Your BFF has come to you, distraught: “They say he’s on the autism spectrum.”
She’s speaking of her son or daughter, whose behavior has been puzzling and challenging for a while. Now she has a diagnosis, and in spite of the widespread media coverage of autism in recent years she may be confused and scared. What do you say?
I have been there and done this—from both sides.
My son was born in 1989, before the term “autism spectrum” was even in use. The first label my husband and I heard was “PDD,” for “Pervasive Developmental Disorder,” but I learned fairly soon that that was a synonym for autism, and all I knew about autistic kids was the stereotype that they couldn’t speak and that they spent their days rocking and emitting animal sounds.
Things are much better now, both for my family and for the autism community at large. Today you can’t pick up a newspaper without seeing another article on the subject; meanwhile, bookstore shelves explode with memoirs by people on the spectrum and their family members.
But most of us don’t really pay attention to an issue until it affects us.
How you help your friend depends on you and your unique relationship, but in general terms, here’s how you can start:
1. “Your daughter is the same kid she was last week.” Remind her that while labels can be useful, they can also be misleading. And this is where the widespread media coverage I just mentioned might temporarily be doing more harm than good. It’s human nature to distance oneself from others’ misfortunes. I’m not a refugee fleeing Boko Haram; I don’t have cancer. Those things don’t happen to me. Now this “something” is happening, and I do not want to be part of it—but I am.
Her daughter is the more than her diagnosis. Say, “Hannah is welcome at my house, playing with my kids, anytime.”
2. “The future is yet to be written.” All parents’ biggest worry is what will happen to their child when he or she is an adult, especially when his/her parents are gone. Within our local autism community group we remind ourselves that where our children will end up is unknown; we needn’t get bogged down in worst-case scenarios about homelessness and government dependency.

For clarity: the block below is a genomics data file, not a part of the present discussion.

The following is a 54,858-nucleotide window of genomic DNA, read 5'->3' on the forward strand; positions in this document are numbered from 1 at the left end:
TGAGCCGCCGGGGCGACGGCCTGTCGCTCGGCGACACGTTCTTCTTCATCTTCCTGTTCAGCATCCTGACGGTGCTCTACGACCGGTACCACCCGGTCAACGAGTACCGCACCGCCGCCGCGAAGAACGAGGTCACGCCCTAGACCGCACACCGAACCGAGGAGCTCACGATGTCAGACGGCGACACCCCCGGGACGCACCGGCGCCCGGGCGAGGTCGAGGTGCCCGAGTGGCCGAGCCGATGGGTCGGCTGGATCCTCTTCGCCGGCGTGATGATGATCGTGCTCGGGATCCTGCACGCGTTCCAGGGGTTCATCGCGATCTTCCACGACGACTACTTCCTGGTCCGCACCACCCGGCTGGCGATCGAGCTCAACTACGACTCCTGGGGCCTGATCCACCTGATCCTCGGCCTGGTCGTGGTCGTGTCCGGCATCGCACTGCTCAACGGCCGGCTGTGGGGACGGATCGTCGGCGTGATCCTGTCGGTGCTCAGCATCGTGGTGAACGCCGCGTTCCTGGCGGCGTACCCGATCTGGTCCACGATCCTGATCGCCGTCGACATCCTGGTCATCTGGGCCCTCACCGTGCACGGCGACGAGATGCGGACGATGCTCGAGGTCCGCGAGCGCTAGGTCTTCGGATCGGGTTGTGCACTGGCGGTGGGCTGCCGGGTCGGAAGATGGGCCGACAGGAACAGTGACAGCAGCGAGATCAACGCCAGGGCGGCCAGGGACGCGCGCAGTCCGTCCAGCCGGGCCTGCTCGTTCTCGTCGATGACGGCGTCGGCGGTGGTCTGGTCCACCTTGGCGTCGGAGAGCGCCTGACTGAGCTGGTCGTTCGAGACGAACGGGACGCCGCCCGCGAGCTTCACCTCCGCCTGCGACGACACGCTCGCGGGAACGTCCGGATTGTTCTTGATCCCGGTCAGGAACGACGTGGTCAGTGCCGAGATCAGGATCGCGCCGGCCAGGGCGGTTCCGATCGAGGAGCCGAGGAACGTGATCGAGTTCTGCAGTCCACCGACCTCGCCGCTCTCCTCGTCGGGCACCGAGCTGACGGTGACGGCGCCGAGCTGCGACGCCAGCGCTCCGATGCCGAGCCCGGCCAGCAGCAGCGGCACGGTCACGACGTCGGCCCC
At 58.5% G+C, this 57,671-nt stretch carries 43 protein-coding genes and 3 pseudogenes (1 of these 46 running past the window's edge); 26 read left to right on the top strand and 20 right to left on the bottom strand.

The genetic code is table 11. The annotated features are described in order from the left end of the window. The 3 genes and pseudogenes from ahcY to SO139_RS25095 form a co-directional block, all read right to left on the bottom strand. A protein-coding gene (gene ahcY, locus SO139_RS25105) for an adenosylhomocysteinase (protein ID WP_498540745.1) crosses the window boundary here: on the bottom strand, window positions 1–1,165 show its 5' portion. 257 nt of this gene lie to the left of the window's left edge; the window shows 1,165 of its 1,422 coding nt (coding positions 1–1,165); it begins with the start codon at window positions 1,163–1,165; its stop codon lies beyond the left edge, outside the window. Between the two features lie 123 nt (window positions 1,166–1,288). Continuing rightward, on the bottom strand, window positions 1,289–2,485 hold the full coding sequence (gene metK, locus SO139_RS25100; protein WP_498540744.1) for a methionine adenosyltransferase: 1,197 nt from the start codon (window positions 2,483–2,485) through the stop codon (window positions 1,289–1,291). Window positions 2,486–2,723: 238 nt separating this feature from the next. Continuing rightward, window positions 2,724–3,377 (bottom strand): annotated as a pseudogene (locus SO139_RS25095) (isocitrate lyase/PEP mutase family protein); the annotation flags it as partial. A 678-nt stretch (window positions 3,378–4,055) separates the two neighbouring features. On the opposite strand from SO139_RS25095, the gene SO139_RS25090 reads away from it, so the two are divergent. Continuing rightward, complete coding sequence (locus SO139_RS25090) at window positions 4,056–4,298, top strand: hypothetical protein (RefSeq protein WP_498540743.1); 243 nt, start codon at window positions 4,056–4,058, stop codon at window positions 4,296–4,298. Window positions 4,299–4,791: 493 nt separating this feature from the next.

3. Be patient with your friend. Parents need time to adjust to a diagnosis. If your friend insists “this is going to go away” when it’s clear to you that it isn’t, don’t say, “the sooner you come to terms with this the better.” Back off. In fact, the diagnosis might be premature, especially now when clinicians are ready to hand it out with the lollipop after the shot.
However, with children on the spectrum, early intervention is crucial, so if months go by and your friend is still explaining away her child’s behavior with, “But all kids are picky eaters/like routines/ask the same questions over and over,” you’ll want to have that heart-to-heart.
4. “You’ve been a great mom.” We still live in a blame-the-parent world. My own therapist suggested at first that my son’s difficulties arose from my not spending enough time with him. Yet I’ve been guilty of this myself: I believed that my own friend’s inability to set limits was the cause of her daughter’s problems. (I never actually said that, but if I had, I would owe her a big apology.)
Your friend may well have been on the receiving end of the same criticism, even if framed as, “Have you tried limiting TV/using time outs/talking to him?” Kids on the spectrum often require far more creative approaches.
This blame-the-parent mentality demands grandiose sacrifices. The first case histories that my son’s therapist handed me uniformly described how the mother “quit work to coordinate and participate in her son’s treatment.” The thought of giving up my own work to sit full-time on the floor surrounded by toy cars was a psychological death sentence.
It’s not the mom’s (or the dad’s) fault, and yes, we’d do anything to help our kids but to shoulder the full burden as penance for a mysterious crime isn’t necessary.
5. “You are not alone.” Some sources say that as many as 1 in 68 children are being diagnosed. The positive outcome of this growing number is that there is a corresponding explosion of resources available. Sit next to your friend at a computer and google “autism resources” in your area. You will find, if anything, too much. But that’s why she needs you now: to help sort through these options, from the IEP (Individual Education Plan) that the school district will offer to the summer camps that will provide one-on-one support at no extra charge.
Then encourage her to plug into the existing community. My son now has a wide circle of friends on the spectrum; my husband and I are friends with parents. I can’t overstate the difference it’s made.
6. “You can do tons of mainstream activities.”
Just a few decades ago, kids with special needs were kept sent to different schools and even shut away in institutions. In most cases that only exacerbated the problems. Now, fortunately, the trend in education is to include kids on the spectrum in regular classrooms with necessary supports.
Outside of the classroom: advise your friend to take her son everywhere she takes her other children.
7. Empathize. This one word contains everything I wanted then and now. I cannot tell you how many times, when dealing with an inexperienced camp counselor or the director of the pre-school that later expelled my son, I wanted to say, “This could just as easily be your child.”
This is why the blame-the-parent myth hangs on: We tell ourselves, “If I’m a good parent, my kid will be okay.” But none of us are safe from life’s random adversities. We get through them because we have each other.
Help your friend get through this and you will have done a mitzvah.